“My friend, who had made soap lots of times before, came over to my house and taught me how to make hot process goat milk soap,” Wright said. “From that day on I have been hooked on making and using it.”

Wright said she likes to be creative with her soap making, whether it would be adding basic colors, layering and swirling them or adding exfoliants such as pumice, clays or seeds. When it comes to fragrance, she goes by what her family likes. Like O’Connor, she also has unscented soaps for people who may be allergic.

O’Connor and Wright are not alone. At the Soldotna Wednesday Market, Wright sells her soap alongside five other soapmakers and two people selling goat milk soap. Despite the saturation in the market, Wright said she doesn’t try to compete.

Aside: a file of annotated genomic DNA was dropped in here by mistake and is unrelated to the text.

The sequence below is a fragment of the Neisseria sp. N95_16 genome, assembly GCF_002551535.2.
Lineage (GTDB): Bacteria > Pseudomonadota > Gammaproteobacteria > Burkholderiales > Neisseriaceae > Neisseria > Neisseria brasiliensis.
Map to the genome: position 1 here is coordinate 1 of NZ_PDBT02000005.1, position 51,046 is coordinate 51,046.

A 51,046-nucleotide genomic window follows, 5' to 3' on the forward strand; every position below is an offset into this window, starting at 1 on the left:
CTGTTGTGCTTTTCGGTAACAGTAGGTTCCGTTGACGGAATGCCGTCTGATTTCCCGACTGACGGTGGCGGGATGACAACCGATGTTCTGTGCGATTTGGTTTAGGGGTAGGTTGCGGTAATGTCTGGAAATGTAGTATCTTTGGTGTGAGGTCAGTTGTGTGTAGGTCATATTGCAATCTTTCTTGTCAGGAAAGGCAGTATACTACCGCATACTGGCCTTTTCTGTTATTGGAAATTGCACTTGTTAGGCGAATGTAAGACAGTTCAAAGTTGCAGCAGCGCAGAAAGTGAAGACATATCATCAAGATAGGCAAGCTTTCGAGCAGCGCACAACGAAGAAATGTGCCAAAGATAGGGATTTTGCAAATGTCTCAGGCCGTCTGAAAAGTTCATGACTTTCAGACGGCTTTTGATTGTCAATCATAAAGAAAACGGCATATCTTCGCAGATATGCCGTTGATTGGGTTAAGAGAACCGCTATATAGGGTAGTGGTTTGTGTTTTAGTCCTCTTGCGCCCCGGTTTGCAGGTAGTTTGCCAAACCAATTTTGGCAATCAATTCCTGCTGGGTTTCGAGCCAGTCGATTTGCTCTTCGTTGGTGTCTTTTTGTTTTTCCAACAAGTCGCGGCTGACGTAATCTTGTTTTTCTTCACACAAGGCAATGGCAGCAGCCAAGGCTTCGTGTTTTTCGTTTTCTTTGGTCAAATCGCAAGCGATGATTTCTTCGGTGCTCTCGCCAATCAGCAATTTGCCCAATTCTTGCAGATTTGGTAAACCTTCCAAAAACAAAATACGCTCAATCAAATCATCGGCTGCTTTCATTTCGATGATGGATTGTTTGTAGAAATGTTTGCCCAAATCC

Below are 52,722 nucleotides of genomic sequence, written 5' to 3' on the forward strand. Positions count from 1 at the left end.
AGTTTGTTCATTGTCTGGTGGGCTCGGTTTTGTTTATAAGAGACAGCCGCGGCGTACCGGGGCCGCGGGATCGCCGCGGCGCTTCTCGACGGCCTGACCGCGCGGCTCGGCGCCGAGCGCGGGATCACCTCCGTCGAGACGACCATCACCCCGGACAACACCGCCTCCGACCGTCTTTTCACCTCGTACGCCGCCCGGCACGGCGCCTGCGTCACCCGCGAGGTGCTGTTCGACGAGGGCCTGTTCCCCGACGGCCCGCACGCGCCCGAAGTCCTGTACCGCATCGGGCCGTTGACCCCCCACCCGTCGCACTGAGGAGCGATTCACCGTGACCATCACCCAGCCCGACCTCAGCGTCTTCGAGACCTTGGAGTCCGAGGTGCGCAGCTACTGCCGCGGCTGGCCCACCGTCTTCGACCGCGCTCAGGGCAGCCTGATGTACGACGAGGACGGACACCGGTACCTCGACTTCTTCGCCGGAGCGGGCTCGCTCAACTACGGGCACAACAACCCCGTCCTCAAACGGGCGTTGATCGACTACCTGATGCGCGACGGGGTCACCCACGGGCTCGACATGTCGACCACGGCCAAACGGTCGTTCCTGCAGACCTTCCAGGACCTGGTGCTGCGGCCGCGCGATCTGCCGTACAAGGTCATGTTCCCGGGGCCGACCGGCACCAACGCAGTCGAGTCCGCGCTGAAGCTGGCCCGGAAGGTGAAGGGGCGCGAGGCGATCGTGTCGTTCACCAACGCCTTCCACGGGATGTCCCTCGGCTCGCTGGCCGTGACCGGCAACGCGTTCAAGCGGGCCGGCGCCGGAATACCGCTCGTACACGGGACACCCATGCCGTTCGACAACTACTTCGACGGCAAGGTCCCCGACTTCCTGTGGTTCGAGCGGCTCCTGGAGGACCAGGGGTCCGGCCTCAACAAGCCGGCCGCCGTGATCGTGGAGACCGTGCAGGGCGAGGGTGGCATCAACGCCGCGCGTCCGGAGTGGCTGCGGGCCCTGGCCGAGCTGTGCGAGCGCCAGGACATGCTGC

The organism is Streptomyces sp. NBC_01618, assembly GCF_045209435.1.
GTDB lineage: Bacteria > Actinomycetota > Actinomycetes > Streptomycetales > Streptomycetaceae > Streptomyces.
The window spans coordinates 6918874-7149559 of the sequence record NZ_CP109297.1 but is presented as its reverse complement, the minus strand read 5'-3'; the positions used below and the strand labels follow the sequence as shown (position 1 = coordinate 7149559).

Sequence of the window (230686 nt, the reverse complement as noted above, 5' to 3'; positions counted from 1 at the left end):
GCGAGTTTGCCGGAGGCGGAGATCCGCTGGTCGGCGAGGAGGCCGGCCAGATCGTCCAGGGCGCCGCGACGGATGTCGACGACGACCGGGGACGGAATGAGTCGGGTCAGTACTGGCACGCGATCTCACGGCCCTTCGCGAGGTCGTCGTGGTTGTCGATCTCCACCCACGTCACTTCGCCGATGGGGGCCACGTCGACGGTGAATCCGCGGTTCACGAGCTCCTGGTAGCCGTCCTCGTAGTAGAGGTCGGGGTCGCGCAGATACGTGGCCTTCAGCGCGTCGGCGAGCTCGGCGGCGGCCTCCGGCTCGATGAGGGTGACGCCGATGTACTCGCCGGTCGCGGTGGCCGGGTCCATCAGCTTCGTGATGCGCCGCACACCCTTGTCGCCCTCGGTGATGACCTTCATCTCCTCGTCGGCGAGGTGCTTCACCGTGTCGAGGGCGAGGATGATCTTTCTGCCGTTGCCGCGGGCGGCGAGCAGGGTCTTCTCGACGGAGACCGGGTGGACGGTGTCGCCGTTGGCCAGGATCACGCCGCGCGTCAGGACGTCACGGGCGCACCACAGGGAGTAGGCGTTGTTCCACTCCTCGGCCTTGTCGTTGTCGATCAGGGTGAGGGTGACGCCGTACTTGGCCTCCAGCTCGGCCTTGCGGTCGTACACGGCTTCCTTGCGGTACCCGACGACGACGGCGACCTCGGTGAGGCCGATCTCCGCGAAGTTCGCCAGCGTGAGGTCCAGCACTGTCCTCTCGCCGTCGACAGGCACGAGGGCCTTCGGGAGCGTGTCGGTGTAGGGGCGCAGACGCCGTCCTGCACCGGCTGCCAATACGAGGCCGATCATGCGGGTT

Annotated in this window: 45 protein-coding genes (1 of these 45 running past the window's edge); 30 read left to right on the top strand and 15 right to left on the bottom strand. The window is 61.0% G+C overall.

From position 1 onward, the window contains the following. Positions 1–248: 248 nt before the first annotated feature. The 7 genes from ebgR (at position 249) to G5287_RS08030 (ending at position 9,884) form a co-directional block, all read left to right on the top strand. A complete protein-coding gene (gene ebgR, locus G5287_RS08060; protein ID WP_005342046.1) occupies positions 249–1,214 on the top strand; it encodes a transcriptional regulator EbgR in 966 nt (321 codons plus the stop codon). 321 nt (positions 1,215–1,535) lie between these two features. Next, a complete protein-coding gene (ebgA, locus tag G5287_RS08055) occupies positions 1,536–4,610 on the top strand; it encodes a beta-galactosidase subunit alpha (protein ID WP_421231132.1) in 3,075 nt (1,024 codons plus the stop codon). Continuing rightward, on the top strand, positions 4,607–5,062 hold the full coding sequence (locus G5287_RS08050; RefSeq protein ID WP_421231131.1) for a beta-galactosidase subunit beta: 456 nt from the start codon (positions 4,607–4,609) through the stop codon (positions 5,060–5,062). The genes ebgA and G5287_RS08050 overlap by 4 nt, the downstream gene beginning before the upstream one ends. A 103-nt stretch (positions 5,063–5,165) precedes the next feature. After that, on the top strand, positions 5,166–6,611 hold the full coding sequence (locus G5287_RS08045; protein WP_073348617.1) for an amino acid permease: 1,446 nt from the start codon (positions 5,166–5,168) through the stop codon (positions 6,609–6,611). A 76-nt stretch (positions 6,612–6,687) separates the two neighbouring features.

“Everyone’s soaps are going to be different, so while everyone might use goat milk, the oils and other ingredients will and could be different,” Wright said. “It’s a pretty friendly market. We all have different spins on our soap, so there’s something for everyone. There seems to be enough variety for all the visitors.”

Wright also makes body butter and beard oil, with plans to expand to goat milk lotion and lip balm.

Reach Victoria Petersen at vpetersen@peninsulaclarion.com.

More in News

Sockeye salmon. (Photo via Alaska Department of Fish and Game)
Fish and Game seeks comment on 2022 sport fish stocking plan

The Sport Fish Division plans to release approximately 7 million fish into the Alaska water systems over the next five years.

A map shows which parts of the Chugach National Forest are open to motorized winter recreation use for the 2021-2022 season. (Map courtesy of the U.S. Forest Service)
Parts of Chugach National Forest open to snowmachine use

The 2021-2022 winter motorized season will run through April 30.

Kenai Police Department Chief David Ross explains the purpose of a grant to be used for new radios during a meeting of the Kenai City Council on Wednesday, Dec. 1, 2021 in Kenai, Alaska. (Ashlyn O’Hara/Peninsula Clarion)
Kenai Police to update radios using grant money